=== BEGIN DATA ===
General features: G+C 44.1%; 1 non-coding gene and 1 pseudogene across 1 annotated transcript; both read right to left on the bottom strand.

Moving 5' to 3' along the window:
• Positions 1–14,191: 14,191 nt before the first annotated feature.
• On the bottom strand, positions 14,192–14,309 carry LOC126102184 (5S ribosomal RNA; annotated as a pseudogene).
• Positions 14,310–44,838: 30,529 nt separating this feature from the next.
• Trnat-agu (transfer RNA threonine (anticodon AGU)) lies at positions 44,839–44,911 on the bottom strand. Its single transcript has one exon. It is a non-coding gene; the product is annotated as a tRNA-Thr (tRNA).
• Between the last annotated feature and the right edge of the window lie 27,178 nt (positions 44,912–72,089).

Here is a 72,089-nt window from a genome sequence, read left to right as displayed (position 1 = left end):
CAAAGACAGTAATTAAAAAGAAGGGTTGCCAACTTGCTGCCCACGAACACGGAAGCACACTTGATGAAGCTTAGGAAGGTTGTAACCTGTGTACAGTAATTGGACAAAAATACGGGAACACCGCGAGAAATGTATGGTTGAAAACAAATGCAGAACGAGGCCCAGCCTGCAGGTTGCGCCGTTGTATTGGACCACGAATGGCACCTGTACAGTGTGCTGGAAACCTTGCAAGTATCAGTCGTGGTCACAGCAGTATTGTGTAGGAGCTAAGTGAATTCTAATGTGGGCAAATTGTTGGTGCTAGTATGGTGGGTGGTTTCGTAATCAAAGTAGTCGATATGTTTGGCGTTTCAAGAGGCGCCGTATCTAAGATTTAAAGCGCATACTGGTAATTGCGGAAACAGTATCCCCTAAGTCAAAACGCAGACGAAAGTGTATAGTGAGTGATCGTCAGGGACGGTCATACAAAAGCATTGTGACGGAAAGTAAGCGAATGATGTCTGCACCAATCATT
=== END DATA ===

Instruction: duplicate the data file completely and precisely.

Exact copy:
General features: G+C 44.1%; 1 non-coding gene and 1 pseudogene across 1 annotated transcript; both read right to left on the bottom strand.

Moving 5' to 3' along the window:
• Positions 1–14,191: 14,191 nt before the first annotated feature.
• On the bottom strand, positions 14,192–14,309 carry LOC126102184 (5S ribosomal RNA; annotated as a pseudogene).
• Positions 14,310–44,838: 30,529 nt separating this feature from the next.
• Trnat-agu (transfer RNA threonine (anticodon AGU)) lies at positions 44,839–44,911 on the bottom strand. Its single transcript has one exon. It is a non-coding gene; the product is annotated as a tRNA-Thr (tRNA).
• Between the last annotated feature and the right edge of the window lie 27,178 nt (positions 44,912–72,089).

Here is a 72,089-nt window from a genome sequence, read left to right as displayed (position 1 = left end):
CAAAGACAGTAATTAAAAAGAAGGGTTGCCAACTTGCTGCCCACGAACACGGAAGCACACTTGATGAAGCTTAGGAAGGTTGTAACCTGTGTACAGTAATTGGACAAAAATACGGGAACACCGCGAGAAATGTATGGTTGAAAACAAATGCAGAACGAGGCCCAGCCTGCAGGTTGCGCCGTTGTATTGGACCACGAATGGCACCTGTACAGTGTGCTGGAAACCTTGCAAGTATCAGTCGTGGTCACAGCAGTATTGTGTAGGAGCTAAGTGAATTCTAATGTGGGCAAATTGTTGGTGCTAGTATGGTGGGTGGTTTCGTAATCAAAGTAGTCGATATGTTTGGCGTTTCAAGAGGCGCCGTATCTAAGATTTAAAGCGCATACTGGTAATTGCGGAAACAGTATCCCCTAAGTCAAAACGCAGACGAAAGTGTATAGTGAGTGATCGTCAGGGACGGTCATACAAAAGCATTGTGACGGAAAGTAAGCGAATGATGTCTGCACCAATCATT